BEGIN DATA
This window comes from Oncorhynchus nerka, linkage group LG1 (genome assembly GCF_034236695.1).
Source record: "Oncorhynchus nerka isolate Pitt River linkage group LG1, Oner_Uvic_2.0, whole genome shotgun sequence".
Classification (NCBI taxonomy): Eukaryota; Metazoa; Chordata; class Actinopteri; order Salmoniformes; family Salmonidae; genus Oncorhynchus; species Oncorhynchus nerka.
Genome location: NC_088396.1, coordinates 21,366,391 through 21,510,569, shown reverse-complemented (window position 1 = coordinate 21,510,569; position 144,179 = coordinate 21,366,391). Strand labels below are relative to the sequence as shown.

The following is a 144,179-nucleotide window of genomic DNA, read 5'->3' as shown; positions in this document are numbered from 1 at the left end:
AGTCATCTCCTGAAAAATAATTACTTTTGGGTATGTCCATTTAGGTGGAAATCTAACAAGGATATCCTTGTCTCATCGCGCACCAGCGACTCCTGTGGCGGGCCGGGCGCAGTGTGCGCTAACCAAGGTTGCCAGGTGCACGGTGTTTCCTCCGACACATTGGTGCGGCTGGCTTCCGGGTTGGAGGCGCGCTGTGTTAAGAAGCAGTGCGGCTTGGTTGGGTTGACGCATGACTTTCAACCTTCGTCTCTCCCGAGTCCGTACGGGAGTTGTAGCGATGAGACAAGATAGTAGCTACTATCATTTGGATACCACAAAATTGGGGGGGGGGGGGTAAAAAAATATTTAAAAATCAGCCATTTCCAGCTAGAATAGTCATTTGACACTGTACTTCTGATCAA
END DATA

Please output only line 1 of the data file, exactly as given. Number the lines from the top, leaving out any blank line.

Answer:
This window comes from Oncorhynchus nerka, linkage group LG1 (genome assembly GCF_034236695.1).